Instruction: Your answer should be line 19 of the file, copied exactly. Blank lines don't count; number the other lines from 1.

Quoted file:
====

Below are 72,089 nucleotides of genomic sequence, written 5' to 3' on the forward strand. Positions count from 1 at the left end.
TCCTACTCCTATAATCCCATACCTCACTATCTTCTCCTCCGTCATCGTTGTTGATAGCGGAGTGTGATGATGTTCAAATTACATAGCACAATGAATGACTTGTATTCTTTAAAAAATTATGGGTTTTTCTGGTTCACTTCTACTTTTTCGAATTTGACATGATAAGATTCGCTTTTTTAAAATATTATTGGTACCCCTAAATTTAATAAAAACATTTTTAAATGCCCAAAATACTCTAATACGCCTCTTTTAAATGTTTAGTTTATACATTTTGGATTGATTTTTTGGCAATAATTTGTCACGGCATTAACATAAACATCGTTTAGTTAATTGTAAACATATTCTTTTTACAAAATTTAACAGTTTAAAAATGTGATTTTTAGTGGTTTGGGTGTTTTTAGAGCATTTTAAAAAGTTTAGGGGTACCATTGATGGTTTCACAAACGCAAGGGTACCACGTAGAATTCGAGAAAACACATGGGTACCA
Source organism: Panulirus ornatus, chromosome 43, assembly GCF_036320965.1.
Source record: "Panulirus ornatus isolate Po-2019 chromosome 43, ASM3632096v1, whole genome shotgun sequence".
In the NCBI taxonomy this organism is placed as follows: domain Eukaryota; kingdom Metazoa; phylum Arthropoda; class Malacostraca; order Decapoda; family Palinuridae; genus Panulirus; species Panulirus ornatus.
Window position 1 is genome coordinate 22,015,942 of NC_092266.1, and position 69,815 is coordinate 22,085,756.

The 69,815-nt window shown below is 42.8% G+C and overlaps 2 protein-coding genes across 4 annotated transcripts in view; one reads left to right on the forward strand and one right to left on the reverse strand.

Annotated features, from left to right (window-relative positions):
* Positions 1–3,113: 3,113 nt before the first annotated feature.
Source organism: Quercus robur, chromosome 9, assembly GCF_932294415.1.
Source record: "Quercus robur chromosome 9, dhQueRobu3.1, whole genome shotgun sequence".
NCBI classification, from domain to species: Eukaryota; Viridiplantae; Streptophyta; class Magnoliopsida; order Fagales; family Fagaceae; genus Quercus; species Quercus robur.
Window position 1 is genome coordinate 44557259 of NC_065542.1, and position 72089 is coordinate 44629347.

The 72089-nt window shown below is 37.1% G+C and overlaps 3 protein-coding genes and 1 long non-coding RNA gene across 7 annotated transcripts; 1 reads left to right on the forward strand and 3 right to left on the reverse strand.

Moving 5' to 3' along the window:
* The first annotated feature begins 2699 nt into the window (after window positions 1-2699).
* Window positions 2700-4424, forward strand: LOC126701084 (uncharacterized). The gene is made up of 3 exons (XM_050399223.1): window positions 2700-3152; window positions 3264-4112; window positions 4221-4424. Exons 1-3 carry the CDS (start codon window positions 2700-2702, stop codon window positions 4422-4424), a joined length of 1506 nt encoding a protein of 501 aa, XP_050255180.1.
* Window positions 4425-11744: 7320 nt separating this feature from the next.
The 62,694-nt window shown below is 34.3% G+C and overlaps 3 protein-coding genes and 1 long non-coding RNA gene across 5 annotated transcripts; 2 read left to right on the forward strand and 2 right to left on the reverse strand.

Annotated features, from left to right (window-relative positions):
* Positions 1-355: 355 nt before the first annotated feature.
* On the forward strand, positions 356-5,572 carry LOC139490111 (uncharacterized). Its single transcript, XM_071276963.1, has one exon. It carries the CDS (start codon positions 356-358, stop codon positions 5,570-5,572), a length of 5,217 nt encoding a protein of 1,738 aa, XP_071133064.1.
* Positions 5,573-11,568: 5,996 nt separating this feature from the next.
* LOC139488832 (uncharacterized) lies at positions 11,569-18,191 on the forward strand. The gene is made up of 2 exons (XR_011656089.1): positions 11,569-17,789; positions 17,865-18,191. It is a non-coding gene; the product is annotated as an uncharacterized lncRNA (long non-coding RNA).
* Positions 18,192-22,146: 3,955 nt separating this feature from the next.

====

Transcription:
The 62,694-nt window shown below is 34.3% G+C and overlaps 3 protein-coding genes and 1 long non-coding RNA gene across 5 annotated transcripts; 2 read left to right on the forward strand and 2 right to left on the reverse strand.